“A pre-leave meeting between the supervisor, HR and the employee gives everyone the opportunity to go over the call-off policy, to learn when and how HR needs to be notified of changes in circumstances, and to address any other questions anyone might have,” she says.

Approval Process

Once an employee requests leave, FMLA rules call for a timely response. 

“That’s the first bright-line task,” Clabault says. “The employer then has five business days to recognize the leave request and to send the employee the eligibility notice and the rights and responsibilities notice,” available from the Labor Department’s Wage and Hour Division.

Employees are obligated to provide enough information for the employer to know that the leave may be covered by the FMLA.

“When the employee receives the rights and responsibilities form, they have 15 days to get needed documentation back to the employer” so HR can determine whether the leave qualifies under the FMLA, Young explains. “And if HR doesn’t understand the diagnosis, they have the right to call the medical professional to ask for clarity.”

She advises employers to take advantage of this ability to seek clarification. “It’s an employer’s right to get medical certification or confirmation before approving a leave request,” she explains. “The employer also has the right to ask for recertifications and to request a second opinion from the company’s doctor or medical staff in cases that require intermittent leave.”

But not all FMLA leave warrants certification, Clabault notes. “Pregnancy, for example, is a serious health condition, but any time after recovery is considered bonding,” she says. “So asking for certification for the serious condition is permissible; asking for certification for bonding is not.”

Addressing Intermittent Leave

Administering intermittent leave is one of the most challenging aspects of FMLA compliance, experts say.

“The lack of understanding around employees’ rights and responsibilities lends itself to distrust and sometimes even abuse,” says Falcone, author of 101 Sample Write-Ups for Documenting Employee Performance Problems (Amacom, 2017).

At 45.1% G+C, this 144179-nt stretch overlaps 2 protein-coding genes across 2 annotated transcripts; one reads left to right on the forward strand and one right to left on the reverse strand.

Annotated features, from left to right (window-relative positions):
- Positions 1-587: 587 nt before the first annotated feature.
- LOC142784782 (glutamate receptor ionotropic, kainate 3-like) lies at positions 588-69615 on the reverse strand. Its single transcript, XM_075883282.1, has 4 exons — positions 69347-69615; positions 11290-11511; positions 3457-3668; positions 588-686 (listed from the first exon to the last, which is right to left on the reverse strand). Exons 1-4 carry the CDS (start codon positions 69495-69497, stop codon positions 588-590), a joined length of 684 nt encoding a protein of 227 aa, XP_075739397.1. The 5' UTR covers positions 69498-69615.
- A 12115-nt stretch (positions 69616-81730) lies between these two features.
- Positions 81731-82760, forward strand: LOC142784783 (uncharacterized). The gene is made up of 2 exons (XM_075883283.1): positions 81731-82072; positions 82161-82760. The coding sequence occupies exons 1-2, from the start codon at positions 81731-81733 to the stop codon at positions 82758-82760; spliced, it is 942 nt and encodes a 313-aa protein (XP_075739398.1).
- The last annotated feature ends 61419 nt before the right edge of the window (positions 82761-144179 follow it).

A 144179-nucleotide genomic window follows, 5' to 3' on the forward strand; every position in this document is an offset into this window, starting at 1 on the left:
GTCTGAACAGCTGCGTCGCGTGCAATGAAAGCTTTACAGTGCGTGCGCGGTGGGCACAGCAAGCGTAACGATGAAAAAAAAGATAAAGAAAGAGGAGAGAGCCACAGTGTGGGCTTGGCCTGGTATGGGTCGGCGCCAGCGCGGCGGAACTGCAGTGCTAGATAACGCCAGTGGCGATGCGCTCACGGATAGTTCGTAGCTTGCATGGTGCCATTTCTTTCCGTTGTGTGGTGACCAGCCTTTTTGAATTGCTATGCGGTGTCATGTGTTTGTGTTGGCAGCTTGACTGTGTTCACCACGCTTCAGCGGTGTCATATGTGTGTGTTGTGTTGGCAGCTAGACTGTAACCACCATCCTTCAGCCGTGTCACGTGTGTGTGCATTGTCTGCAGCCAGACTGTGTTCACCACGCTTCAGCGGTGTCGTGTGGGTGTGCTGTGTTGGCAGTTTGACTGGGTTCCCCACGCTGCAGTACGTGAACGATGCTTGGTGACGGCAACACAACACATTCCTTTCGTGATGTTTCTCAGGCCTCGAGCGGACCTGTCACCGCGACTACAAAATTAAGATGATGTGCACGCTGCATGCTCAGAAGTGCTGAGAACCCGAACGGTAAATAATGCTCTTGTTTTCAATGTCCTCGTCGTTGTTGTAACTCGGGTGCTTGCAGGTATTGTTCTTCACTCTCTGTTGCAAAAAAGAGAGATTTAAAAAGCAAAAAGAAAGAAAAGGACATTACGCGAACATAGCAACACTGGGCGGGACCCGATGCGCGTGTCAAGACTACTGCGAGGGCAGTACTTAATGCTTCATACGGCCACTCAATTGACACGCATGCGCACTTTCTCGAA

To avoid this, trust but verify. “Ask the tough questions and be consistent in applying company policy to ensure everyone’s being treated the same way,” Young says.

“A common mistake made by HR is just taking the employee’s word for it” when it comes to tracking time off, she adds. “Don’t leave tracking [intermittent leave] to someone else; HR is best-suited for this to ensure things are done the correct way.”

And remember to keep lines of communication open with supervisors and employees. 

“When circumstances change, HR needs to be informed,” Falcone says. “It’s OK for HR, the supervisor and the employee to meet together to discuss the employee’s needs. Transparency breeds trust.”

Young agrees. “Have honest conversations with your employees,” she says, explaining that you need to understand their situations so you can best support them.

Theresa Minton-Eversole is a writer based in Alexandria, Va.

Image by iStock.

What Events Qualify?

The federal Family and Medical Leave Act provides eligible employees with up to three months of job-protected, unpaid leave annually for the following qualifying events:

  • The birth or placement of a child.

  • The need to care for a spouse, child or parent with a serious health condition.

  • The employee’s own serious health condition, if it leaves the worker unable to perform essential job functions.

  • Any qualifying need related to the fact that a spouse, child or parent is a military service member on covered active duty or called to covered active-duty status.

  • The need to care for a related covered service member with a serious injury or illness.

Source: SHRM Toolkit: Managing Family and Medical Leave.